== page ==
Despite recent economic growth Malawi remains one of the poorest countries in the world and there is an increasing feminisation of poverty.
Gender inequality is present in nearly every aspect of women’s lives; in law, education, agriculture, health, employment, credit accessibility and political participation.
Households headed by women have increased dramatically in the last decade as a result of HIV and AIDS and are overrepresented in the poorest quarter of the population. They generally have a larger number of dependents, lower earning capacity and fewer assets and resources.
HIV and AIDS
- At 14% of its population Malawi has one of the highest rates of infection in the world.
- Women are disproportionately affected. 59% of the population aged 15 and over infected by HIV are women.
- Girls are six times more likely to become infected than boys.
High levels of violence against women, women’s low socio-economic status and discriminatory cultural norms and practices prevent women from negotiating safe sex, making them more vulnerable to HIV and AIDS.
Violence against women and harmful traditional practices
Violence against women is a significant problem in Malawi, occurring in the home, community and workplace. Despite constitutional guarantees of equal protection, a discriminatory legal system often leaves women without access to justice, for example when a deceased husband’s family unlawfully takes property from his wife.
Customary laws and norms deny women their constitutional rights and jeopardise women’s safety, freedom and access to property. They perpetuate violence and sexual exploitation of women and include early and forced marriages, sexual cleansing and wife inheritance and practices in some areas such as kupimbira, in which young girls are sold by families to pay off debts.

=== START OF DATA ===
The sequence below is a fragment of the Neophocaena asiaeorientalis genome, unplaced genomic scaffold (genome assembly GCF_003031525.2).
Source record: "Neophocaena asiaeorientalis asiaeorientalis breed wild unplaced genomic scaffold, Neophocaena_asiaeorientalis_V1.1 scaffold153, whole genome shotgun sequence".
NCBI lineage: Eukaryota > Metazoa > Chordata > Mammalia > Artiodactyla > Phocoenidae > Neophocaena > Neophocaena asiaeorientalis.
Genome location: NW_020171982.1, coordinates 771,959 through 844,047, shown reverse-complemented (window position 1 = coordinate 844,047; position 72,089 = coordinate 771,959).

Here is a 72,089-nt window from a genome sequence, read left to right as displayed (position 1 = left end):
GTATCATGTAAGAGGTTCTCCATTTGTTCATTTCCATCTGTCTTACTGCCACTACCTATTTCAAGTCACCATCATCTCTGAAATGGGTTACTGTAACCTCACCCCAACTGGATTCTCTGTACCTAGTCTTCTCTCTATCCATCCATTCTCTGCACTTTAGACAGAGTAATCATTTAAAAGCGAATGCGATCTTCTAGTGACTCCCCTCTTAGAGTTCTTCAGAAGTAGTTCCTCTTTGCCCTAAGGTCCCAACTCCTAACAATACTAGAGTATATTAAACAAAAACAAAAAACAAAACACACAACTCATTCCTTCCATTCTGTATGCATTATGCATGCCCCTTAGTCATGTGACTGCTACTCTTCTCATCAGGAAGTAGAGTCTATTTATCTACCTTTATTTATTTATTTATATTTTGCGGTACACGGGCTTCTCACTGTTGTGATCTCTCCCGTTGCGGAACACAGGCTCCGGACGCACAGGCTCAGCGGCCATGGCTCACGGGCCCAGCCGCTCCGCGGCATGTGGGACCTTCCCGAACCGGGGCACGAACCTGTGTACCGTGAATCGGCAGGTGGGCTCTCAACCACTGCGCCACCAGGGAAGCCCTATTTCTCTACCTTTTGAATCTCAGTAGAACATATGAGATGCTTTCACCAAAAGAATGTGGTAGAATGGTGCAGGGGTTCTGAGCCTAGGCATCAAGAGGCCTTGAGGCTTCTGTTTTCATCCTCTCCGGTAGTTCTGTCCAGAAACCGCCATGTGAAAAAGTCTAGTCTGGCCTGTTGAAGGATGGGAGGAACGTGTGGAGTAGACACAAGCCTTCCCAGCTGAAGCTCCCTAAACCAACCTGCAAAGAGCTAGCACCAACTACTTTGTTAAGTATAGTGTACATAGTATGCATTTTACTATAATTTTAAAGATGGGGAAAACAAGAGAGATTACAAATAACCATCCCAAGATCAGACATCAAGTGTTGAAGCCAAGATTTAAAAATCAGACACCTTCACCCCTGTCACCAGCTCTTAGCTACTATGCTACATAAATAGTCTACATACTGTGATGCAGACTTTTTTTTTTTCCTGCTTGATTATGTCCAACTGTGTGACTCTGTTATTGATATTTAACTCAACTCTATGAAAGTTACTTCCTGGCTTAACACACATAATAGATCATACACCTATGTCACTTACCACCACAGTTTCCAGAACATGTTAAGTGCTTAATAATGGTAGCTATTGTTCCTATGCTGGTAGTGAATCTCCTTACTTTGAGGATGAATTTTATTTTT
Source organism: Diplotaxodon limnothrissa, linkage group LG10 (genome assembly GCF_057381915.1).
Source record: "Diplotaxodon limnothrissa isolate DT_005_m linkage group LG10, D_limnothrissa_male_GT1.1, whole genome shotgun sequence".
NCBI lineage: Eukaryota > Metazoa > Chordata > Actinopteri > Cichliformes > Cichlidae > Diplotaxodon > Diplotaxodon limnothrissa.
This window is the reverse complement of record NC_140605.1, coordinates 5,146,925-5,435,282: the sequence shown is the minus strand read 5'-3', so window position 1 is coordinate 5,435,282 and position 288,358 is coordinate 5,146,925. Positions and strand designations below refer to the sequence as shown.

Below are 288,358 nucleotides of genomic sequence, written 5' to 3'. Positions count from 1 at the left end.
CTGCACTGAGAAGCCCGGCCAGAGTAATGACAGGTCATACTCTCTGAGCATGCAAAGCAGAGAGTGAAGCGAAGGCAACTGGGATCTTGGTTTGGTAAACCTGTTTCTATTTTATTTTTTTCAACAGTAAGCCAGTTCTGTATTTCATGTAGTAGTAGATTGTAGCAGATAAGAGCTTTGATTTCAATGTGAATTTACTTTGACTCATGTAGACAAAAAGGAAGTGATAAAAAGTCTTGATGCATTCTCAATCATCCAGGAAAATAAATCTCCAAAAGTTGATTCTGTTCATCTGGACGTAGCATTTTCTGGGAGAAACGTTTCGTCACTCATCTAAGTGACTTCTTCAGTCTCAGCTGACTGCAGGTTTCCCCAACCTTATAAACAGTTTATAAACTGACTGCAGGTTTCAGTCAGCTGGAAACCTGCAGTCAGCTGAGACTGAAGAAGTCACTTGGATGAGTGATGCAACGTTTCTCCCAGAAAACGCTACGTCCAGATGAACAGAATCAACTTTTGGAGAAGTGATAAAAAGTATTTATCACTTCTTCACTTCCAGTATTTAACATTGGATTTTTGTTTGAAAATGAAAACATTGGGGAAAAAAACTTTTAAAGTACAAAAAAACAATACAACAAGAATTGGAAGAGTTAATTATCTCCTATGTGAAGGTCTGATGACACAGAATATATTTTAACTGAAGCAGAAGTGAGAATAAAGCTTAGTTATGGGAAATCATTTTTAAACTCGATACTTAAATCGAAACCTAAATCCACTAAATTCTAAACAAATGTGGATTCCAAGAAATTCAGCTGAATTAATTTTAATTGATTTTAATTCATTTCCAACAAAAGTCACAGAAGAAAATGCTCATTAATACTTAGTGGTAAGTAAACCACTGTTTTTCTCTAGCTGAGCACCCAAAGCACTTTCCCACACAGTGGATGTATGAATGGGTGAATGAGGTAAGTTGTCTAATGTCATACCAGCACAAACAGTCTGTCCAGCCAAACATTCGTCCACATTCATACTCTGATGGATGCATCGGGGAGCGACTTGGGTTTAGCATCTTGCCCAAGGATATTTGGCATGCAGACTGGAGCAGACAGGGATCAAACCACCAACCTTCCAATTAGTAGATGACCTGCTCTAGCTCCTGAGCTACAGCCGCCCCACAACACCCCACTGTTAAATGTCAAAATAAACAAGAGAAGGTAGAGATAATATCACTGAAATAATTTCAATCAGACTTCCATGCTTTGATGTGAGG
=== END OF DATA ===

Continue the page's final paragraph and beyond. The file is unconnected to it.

Lack of political participation
Women are under represented in public and political life. Only 22% of members of parliament are women. Those who make it into politics face violence and discrimination within political parties, their communities and their families. They also lack the education, resources and skills needed when standing for office including policy analysis and media skills. At community level the subjugation of women prevents them from actively participating in local decision-making.
Womankind in Malawi
In 2011, Womankind took forward several active projects from One World Action (OWA) after the charity closed, including projects in Malawi.
Specifically, Womankind’s work in Malawi focuses on:
- strengthening the Coalition of Women Living with HIV and AIDS (COWLHA), a network of more than 30,000 women
- reducing the economic vulnerability of women living with HIV through a micro-credit programme in Chiradzulu, a district in Malawi with one of the highest HIV rates in the country
- training and supporting women politicians and aspiring candidates to take up public office
- increasing public awareness on violence against women and women’s knowledge of their human and civic rights
Our achievements in Malawi
- Womankind’s partners COWLHA and the Malawi National Women’s Lobby have been instrumental in pressuring the Malawi Law Commission to review several laws that discriminated against women, such as the Domestic Violence bill.
- Increase in women taking up leadership positions within their communities, at district government level and in national politics.
- Women’s Radio Listeners Clubs have been enormously successful, providing education and support to rural women. The 1,343 registered club members have been able to exchange skills that have enabled financial resourcefulness and income generating activities that are owned and run by women.
How you can help
£25 could provide radios for five Village Women’s Radio Clubs. Please donate today.